Born in 1936, Dhanji Parmar was best known in Nakuru as a philanthropist who went out of his way to help those in genuine need.
Over the years, he touched hundreds of lives especially in Nakuru where he lived all his life. Some of the greatest acts of humanity he engaged in was helping the Indians expelled by Ugandan president Idi Amin and hundreds of 2007/2008 post-election violence victims who sought refuge in Nakuru. For his charitable works, he was awarded by Kenya’s second president Daniel arap Moi with a Head of State Commendation (HSC) in 1995.
Dhanji Lilandahar Parmar was a patriot who not loved the people he lived with, but also his country. For fifty years since 1968, Dhanji never missed a single National celebration. He was so always a welcome state guest since the time of Kenya’s founding president, Mzee Kenyatta.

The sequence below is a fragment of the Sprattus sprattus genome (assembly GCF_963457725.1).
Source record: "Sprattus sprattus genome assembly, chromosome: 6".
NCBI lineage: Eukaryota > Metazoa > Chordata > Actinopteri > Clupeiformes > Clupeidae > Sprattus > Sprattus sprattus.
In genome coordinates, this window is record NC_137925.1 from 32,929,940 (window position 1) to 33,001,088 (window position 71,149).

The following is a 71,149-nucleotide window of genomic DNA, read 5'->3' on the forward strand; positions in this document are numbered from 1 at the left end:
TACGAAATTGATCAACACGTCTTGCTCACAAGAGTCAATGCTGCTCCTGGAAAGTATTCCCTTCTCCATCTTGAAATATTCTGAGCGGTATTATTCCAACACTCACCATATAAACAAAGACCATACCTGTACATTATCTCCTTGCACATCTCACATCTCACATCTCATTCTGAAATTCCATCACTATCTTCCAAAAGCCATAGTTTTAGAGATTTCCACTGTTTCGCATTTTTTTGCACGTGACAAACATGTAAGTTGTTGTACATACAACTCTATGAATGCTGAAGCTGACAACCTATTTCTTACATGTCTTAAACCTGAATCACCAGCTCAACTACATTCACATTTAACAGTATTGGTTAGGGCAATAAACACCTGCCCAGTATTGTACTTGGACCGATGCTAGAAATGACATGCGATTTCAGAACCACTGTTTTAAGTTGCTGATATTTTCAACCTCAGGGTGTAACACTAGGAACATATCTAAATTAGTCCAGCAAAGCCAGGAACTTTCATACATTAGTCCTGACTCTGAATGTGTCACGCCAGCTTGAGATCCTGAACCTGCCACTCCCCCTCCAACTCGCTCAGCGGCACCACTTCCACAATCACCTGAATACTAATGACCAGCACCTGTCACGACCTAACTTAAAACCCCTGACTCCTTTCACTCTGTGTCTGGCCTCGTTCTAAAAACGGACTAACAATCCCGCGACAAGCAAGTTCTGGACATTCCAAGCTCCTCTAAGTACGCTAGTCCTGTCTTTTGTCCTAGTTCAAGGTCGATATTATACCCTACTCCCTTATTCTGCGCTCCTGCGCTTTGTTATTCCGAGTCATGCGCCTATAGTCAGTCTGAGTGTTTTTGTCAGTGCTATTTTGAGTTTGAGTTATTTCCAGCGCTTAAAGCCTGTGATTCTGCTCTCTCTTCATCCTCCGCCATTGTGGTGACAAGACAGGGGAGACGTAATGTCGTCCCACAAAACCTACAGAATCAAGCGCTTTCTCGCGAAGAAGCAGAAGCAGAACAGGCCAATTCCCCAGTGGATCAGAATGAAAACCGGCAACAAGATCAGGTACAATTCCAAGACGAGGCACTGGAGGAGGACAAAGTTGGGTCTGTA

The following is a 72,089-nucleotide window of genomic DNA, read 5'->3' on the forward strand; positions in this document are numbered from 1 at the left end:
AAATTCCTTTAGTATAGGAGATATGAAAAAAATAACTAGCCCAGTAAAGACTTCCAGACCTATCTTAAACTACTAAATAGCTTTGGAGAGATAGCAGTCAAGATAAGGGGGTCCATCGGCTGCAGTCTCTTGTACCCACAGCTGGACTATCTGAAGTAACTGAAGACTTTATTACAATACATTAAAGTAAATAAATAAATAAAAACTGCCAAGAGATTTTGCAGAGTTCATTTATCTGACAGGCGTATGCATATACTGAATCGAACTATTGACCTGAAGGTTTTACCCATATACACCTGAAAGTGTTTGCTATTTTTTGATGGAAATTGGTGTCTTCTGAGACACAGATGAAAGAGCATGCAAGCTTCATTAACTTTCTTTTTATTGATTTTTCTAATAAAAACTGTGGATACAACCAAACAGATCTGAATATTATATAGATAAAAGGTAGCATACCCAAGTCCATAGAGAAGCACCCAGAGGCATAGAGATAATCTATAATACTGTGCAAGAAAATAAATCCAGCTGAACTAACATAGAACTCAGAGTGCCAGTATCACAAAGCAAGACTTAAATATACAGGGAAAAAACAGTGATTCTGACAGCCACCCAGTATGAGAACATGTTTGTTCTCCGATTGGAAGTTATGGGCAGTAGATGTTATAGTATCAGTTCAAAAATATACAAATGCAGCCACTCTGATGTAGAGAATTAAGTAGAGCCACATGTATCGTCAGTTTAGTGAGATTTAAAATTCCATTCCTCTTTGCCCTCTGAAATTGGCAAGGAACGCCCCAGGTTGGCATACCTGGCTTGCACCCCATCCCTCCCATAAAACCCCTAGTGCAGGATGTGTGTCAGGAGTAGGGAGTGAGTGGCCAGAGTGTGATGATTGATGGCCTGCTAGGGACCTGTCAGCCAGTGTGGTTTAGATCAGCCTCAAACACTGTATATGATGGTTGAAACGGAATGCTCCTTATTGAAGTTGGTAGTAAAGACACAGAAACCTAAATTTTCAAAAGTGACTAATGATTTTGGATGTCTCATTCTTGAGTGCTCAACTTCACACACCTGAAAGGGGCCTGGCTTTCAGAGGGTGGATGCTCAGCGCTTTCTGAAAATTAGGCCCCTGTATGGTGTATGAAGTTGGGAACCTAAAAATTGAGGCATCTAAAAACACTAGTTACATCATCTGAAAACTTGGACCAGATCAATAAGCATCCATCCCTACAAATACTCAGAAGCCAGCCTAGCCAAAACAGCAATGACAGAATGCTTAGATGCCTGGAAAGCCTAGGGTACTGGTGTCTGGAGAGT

Dhanji’s relationship with the leadership of Kenya began in 1968. One day in that year, Mzee Kenyatta who was at Nakuru Statehouse sent for Dhanji. Dhanji aged 32, was then working as a tailor at his father’s shop along Nakuru’s Kenyatta Avenue. He had joined his father in the trade thirteen years earlier in 1955 aged 19.
At the Nakuru Statehouse, Kenyatta had a little request to the young tailor. He wanted a leather jacket specifically from the kudu skin. In a weeks time, Dhanji was able to deliver the jacket.
Kenyatta liked the jacket that Dhanji made for him. Every weekend he would wear one of those “made by Dhanji” jackets and be always spoke highly of him. The Rift valley PC Isaiah Mathenge and Mbiyu Koinange among others in Kenyatta circle also placed their orders with Dhanji. And that was the beginning of his journey to stardom although be remained humble all his life. Later, one of President Moi’s daughters would also become his client.
Dhanji lost his life from a heart attack in August 2018 aged 82. His remains were cremated at the Nakuru Hindu Crematorium on Thursday, 26th August 2018.
Before his death, Dhanji had requested that his corneas should be harvested upon his death and donated to needy people. Doctors from the Lions Sight First Hospital harvested the pair of corneas which were given to patients at the hospital.
In his honour, one of the streets off Oginga Odinga street in Nakuru is named after him.